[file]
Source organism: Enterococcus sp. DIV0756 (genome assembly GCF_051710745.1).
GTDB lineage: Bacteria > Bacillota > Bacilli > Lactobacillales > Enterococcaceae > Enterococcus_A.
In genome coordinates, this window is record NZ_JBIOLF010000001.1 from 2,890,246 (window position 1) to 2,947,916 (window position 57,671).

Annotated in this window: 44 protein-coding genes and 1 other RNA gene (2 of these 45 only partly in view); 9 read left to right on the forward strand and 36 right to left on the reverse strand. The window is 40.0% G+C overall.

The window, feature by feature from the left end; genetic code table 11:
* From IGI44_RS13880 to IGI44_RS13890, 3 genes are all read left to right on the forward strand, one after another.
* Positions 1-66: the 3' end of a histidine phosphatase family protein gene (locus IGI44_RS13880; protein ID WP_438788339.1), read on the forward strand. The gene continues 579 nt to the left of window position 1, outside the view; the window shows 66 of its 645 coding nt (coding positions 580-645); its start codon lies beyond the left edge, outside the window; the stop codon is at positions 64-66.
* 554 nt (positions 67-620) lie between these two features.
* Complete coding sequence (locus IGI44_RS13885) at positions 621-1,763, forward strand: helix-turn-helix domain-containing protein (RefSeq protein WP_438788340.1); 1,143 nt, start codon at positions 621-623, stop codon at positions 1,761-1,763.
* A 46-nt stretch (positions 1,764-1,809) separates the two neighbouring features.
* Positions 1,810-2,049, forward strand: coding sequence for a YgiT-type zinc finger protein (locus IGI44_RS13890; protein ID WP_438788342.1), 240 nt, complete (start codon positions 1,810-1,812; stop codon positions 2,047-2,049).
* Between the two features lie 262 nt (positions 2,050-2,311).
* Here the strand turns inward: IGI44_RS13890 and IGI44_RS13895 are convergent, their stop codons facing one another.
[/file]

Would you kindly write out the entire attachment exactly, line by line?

Source organism: Enterococcus sp. DIV0756 (genome assembly GCF_051710745.1).
GTDB lineage: Bacteria > Bacillota > Bacilli > Lactobacillales > Enterococcaceae > Enterococcus_A.
In genome coordinates, this window is record NZ_JBIOLF010000001.1 from 2,890,246 (window position 1) to 2,947,916 (window position 57,671).

Annotated in this window: 44 protein-coding genes and 1 other RNA gene (2 of these 45 only partly in view); 9 read left to right on the forward strand and 36 right to left on the reverse strand. The window is 40.0% G+C overall.

The window, feature by feature from the left end; genetic code table 11:
* From IGI44_RS13880 to IGI44_RS13890, 3 genes are all read left to right on the forward strand, one after another.
* Positions 1-66: the 3' end of a histidine phosphatase family protein gene (locus IGI44_RS13880; protein ID WP_438788339.1), read on the forward strand. The gene continues 579 nt to the left of window position 1, outside the view; the window shows 66 of its 645 coding nt (coding positions 580-645); its start codon lies beyond the left edge, outside the window; the stop codon is at positions 64-66.
* 554 nt (positions 67-620) lie between these two features.
* Complete coding sequence (locus IGI44_RS13885) at positions 621-1,763, forward strand: helix-turn-helix domain-containing protein (RefSeq protein WP_438788340.1); 1,143 nt, start codon at positions 621-623, stop codon at positions 1,761-1,763.
* A 46-nt stretch (positions 1,764-1,809) separates the two neighbouring features.
* Positions 1,810-2,049, forward strand: coding sequence for a YgiT-type zinc finger protein (locus IGI44_RS13890; protein ID WP_438788342.1), 240 nt, complete (start codon positions 1,810-1,812; stop codon positions 2,047-2,049).
* Between the two features lie 262 nt (positions 2,050-2,311).
* Here the strand turns inward: IGI44_RS13890 and IGI44_RS13895 are convergent, their stop codons facing one another.